Racial/Ethnic Specific Trends in Pediatric Firearm-Related Hospitalizations in the United States, 1998–2011
- 324 Downloads
Objectives To determine the temporal patterns and the difference in trends by race/ethnicity of pediatric firearm hospitalizations (FH) among those aged 15 years or younger in the United States. Methods Data on pediatric FH was retrieved from the Nationwide Inpatient Sample between 1998 and 2011 (n = 16,998,470) using external cause of injury codes (E-codes) of the International Classification of Diseases, Ninth Revision, Clinical modification, (assault: E9650-E9654, unintentional: E9220-E9224, E9228, and E9229, suicide: E9550-E9554, E9556, and E9559, undetermined: E9850-E9854, and E9856 and legal: E970). Meta-regression was used to determine the significance of temporal trends. Survey logistic regression adjusted for survey year was used to examine association of pediatric FH with social and demographic characteristics. Results An annual reduction of 1.07 per 100,000 hospitalizations (p-trend = 0.011) was observed between 1998 and 2011. There was reduction in rate of unintentional-FH (p-trend = 0.013), suicide-FH (p-trend = 0.029), and undetermined-FH (p-trend = 0.002), but not assault-FH (p-trend = 0.18). A decline in rates of FH was observed among whites (p-trend = 0.021) and Hispanics (p-trend = 0.03) while an increase in rates of assault-FH was observed among black children. All other intents and all other racial/ethnic groups showed declining rates during this interval. Conclusions There was an overall decline in rates of pediatric FHs in this time period driven by a decline in unintentional-FHs. However there was an increase in assault FH among black children during this same time period.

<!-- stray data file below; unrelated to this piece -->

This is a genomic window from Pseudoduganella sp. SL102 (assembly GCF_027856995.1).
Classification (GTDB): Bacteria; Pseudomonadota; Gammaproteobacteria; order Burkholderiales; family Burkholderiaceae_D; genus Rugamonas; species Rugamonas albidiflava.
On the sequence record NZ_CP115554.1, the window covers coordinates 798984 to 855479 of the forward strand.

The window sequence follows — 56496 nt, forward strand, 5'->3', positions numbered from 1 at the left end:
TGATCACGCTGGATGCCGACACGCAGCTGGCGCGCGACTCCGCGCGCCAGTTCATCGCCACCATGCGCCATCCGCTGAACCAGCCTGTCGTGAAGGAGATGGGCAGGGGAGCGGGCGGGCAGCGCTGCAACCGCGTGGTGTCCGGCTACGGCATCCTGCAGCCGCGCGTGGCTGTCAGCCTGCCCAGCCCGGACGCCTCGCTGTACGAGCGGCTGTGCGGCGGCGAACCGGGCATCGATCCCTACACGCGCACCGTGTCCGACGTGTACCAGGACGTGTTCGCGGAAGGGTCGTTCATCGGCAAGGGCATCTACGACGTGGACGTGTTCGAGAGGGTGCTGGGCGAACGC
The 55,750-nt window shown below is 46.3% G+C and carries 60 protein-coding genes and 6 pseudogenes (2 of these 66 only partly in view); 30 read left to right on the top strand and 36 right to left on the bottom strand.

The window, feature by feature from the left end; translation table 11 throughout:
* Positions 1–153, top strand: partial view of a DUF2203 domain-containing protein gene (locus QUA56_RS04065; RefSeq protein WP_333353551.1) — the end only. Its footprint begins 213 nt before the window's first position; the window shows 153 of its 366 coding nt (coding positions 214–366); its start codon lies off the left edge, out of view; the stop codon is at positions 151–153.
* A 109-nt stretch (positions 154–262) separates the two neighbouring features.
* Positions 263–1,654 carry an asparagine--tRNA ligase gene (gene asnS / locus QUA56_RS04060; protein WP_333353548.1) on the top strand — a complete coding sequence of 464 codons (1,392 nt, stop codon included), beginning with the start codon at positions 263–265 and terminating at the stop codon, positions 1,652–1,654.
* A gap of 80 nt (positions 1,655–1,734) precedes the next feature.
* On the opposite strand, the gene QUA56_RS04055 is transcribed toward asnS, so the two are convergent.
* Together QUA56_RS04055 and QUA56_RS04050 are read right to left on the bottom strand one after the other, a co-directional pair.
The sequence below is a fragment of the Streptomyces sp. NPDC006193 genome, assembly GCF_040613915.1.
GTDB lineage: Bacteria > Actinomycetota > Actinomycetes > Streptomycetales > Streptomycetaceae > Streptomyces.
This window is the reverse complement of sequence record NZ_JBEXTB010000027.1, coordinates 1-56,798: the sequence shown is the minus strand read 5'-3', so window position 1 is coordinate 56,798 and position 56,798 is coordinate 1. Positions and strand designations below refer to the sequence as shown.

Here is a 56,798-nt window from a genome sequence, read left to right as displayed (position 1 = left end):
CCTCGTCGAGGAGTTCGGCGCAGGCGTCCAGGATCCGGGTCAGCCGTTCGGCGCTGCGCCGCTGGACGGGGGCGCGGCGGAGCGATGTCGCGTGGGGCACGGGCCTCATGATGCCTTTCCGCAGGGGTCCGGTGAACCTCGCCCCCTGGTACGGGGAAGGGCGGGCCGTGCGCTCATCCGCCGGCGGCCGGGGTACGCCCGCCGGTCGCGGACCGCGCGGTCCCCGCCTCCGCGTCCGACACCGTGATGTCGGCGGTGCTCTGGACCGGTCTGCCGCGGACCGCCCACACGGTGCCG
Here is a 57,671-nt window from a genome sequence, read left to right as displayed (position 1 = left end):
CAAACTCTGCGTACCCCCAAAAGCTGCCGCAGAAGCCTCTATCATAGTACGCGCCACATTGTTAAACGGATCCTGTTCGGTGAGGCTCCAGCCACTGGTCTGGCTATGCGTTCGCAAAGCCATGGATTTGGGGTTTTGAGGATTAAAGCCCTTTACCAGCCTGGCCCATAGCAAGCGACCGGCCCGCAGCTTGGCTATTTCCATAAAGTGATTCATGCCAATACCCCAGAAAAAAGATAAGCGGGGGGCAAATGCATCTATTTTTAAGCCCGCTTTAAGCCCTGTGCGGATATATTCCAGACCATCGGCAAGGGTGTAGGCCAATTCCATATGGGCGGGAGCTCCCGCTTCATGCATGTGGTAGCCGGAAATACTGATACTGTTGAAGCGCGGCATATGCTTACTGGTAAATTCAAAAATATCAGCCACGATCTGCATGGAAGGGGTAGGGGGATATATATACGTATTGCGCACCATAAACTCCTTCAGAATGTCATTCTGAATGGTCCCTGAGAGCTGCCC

KeywordsFirearm injury Temporal trends Injury severity Hospitalization Pediatric
Bindu Kalesan was employed by PPD from 08/2014 to 08/2015 and reports no financial relationships relevant to this article. Sandro Galea, Sowmya Vasan, Steven Stylianos and Stefan Dabic has no financial relationships relevant to this article to disclose.
Compliance with Ethical Standard
Conflict of interest
The authors have no conflicts of interest relevant to this research to disclose.
- 1.Agency for Healthcare Research and Quality. (1988–2012). HCUP Nationwide Inpatient Sample (NIS). Retrieved from: http://www.hcup-us.ahrq.gov/nisoverview.jsp.
- 3.Centers for Disease Control and Prevention. (2003). Web-based injury statistics query and reporting system (WISQARS) [Online]. From National Center for Injury Prevention and Control, Centers for Disease Control and Prevention (producer). http://www.cdc.gov/ncipc/wisqars. Accessed 05 May 2015.
- 4.Centers for Disease Control and Prevention. (2005). web-based injury statistics query and reporting system (WISQARS) [online]. From National Centers for Injury Prevention and Control, Centers for Disease Control and Prevention. http://www.cdc.gov/ncipc/wisqars. Accessed 20 March 2015.
- 9.Hendry, P. L., Suen, A., Kalynych, C. J., Lott, M., Paul, J., & Smotherman, C. (2014). A 6-year retrospective review of pediatric firearm injuries: Do patients <14 years of age differ from those 15–18 years of age? Journal of Trauma and Acute Care Surgery, 77(3 Suppl 1), S41–S45. doi: 10.1097/ta.0000000000000384.CrossRefPubMedGoogle Scholar